Thursday, December 30, 2010

The Storage Evolution Part 1: Virtualization

In order for me to talk about storage virtualization, I feel it’s important to describe what I mean by it. Storage virtualization is introducing a layer of virtualization, or abstraction, when dealing with storage. What I’m not talking about is storage for server virtualization, or storage of VMware, Hyper-V, etc. While server virtualization and storage virtualization are very complimentary, they are not the same thing.

Storage virtualization adds some kind of pointer-based approach abstracting the physical blocks from the logical blocks of a disk, LUN or unit of storage. This approach adds power and benefit to give us more flexibility on how we allocate, move, make recovery points (snapshots, copies, etc.) and replication (mirroring) for business continuity or disaster recovery.

This can be accomplished in a couple of different ways. The first occurs in what I generally call the appliance based, or out-of-the-box virtualization. This is some type of engine, box or controller that sits in the middle as an appliance and adds a layer of virtualization to heterogeneous storage: virtualization with vendor independence. The second I like to define as virtualization of a single vendor’s storage; I call it in-box and it’s commonly a homogeneous approach.

Nothing New

Virtualization is an overused word. Storage abstraction has been around for a long time. Logical volume managers are available from many vendors where physical disks are aggregated or concatenated into volume groups and chopped up into logical volumes. Some vendors have offered this technology for over 20 years (even longer in the Mainframe world).

With the prevalence of logical volume managers and storage vMotion in ESX and vSphere, one could make an argument that storage virtualization isn’t needed. But in my opinion there are too many benefits to ignore it.

Primary v. Secondary Storage and the SAN

Primary storage is where your data lives and is directly accessed on a daily basis. It’s where you primarily and continuously access things. This typically takes the form of spinning disk today, although it is already being replaced in high-end storage tiers by solid-state disk. Secondary storage is where your data is archived to or recovered from. This can take the form of automated-tape libraries (ATLs), virtual-tape libraries (VTLs) or high-density low-cost disks (without all that VTL business). (I call this rolling your own VTL.) Sometimes that low-cost disk is in large archives, such as content-addressable (or object-based) storage.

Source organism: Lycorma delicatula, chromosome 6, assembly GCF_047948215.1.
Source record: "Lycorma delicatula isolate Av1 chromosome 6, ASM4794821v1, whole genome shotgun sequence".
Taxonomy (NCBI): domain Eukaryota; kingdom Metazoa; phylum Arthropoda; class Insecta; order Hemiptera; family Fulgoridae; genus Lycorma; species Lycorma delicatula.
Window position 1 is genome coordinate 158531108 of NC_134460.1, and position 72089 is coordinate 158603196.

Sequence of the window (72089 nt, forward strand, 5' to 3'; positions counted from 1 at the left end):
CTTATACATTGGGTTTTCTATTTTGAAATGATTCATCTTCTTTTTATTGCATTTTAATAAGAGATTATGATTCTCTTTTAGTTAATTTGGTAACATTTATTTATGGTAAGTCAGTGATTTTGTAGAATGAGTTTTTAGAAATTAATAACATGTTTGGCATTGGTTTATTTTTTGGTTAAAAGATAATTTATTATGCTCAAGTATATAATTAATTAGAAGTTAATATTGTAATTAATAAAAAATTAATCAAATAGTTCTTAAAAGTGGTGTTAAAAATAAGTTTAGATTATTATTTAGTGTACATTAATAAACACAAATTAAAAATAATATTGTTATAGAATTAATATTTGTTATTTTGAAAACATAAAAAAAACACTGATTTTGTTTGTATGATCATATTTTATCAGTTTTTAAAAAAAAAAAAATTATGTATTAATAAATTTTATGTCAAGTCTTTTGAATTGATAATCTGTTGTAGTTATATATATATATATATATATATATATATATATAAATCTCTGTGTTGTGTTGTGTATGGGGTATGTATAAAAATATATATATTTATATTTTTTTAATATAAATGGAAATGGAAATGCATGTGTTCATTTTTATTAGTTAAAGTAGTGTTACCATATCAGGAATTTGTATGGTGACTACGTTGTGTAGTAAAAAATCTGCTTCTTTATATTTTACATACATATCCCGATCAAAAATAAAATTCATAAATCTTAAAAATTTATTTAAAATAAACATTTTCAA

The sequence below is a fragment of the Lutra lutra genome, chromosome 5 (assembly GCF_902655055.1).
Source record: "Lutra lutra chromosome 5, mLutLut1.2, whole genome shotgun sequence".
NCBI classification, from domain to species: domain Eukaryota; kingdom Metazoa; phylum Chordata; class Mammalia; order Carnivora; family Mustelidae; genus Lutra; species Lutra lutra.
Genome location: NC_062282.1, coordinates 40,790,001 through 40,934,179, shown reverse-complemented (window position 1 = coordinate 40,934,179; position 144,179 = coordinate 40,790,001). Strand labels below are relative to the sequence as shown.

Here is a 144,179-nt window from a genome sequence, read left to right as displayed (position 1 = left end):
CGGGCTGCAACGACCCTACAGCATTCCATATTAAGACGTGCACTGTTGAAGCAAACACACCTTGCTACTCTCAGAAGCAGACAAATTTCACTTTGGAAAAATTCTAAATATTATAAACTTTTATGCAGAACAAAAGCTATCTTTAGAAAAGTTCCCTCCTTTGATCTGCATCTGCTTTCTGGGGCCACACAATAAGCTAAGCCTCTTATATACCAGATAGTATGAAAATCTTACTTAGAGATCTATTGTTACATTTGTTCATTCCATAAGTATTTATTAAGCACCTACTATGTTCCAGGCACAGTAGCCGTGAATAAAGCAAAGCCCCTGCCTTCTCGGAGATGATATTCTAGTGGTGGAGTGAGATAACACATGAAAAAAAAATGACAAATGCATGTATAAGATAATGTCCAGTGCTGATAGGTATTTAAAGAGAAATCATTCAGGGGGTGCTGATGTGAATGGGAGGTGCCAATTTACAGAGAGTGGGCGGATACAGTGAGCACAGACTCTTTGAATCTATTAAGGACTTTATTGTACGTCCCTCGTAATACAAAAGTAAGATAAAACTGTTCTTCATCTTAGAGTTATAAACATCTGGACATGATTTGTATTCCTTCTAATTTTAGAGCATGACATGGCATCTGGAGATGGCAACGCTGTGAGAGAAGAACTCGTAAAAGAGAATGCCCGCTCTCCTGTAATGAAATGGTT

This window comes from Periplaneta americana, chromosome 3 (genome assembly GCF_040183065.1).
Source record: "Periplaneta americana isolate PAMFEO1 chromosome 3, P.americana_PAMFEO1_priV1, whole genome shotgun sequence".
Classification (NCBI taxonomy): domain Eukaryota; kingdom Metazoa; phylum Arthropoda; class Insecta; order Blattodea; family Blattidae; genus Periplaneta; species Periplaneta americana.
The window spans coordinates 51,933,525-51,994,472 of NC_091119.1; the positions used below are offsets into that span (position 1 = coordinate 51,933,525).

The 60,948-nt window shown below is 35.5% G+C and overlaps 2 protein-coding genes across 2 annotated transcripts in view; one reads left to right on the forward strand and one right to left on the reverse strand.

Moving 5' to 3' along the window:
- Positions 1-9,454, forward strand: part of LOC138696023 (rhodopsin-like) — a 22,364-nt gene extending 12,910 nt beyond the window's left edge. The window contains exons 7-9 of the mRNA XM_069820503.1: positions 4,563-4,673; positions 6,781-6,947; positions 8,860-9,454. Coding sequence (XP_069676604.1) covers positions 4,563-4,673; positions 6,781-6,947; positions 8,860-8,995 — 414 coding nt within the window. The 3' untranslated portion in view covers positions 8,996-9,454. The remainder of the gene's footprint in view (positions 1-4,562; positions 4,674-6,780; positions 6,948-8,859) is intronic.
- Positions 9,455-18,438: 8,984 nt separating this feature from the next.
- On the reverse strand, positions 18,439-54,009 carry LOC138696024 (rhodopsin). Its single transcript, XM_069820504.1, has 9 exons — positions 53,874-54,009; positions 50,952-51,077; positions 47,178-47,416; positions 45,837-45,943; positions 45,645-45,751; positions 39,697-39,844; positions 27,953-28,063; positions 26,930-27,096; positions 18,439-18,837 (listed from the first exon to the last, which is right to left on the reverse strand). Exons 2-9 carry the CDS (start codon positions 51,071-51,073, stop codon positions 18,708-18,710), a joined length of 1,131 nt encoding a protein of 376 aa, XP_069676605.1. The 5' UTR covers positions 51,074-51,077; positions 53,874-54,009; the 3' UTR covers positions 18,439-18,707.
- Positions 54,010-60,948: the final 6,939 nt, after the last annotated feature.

You may or may not have a Storage Area Network (SAN). If you’re drives are all in your servers, us storage guys call this direct-attached storage (DAS), where you may still reap some of those benefits with a logical volume manager. However, most of us storage guys focus on the SAN. It allows shared storage for clustering: server farms (or grids) like Citrix and vSphere (ESX), storage consolidation (less wasted space), snapshots/recovery points for rapid recovery and mirroring for business continuity. Some applications like vSphere’s Site Recovery Manager or high availability clusters wouldn’t work without a SAN.

The SAN: A Little History

When SANs came onto the scene in the late 90s, they were making all kinds of promises of saving space by consolidating all that direct-attached storage in one place. They did save space, but not as well as we liked. They were also expensive. But that expense was offset by performance. High performance computing easily choked the disks in servers. SANs, with their large caches and many RAID arrays, were the only thing to make those systems hum. 

Snapshots and mirroring were also introduced. We could now take a frozen point-in-time copy to make our backups from. We could mirror that data to another set of disks (local or remote) as a crash-consistent state in case of a disaster. This did the same thing for storage that clusters did for servers. In the case that something failed, we could recover quickly without having to spin a bunch of tape to get back up and running.

Performance was often limited to a specific RAID array and moving data from one place or another was a time-consuming chore. You either needed an outage, or you had to have mirroring licenses to get everything up and synced, then take an outage to use your newly mirrored copy. The field was ripe for storage virtualization.

Appliance-based Solutions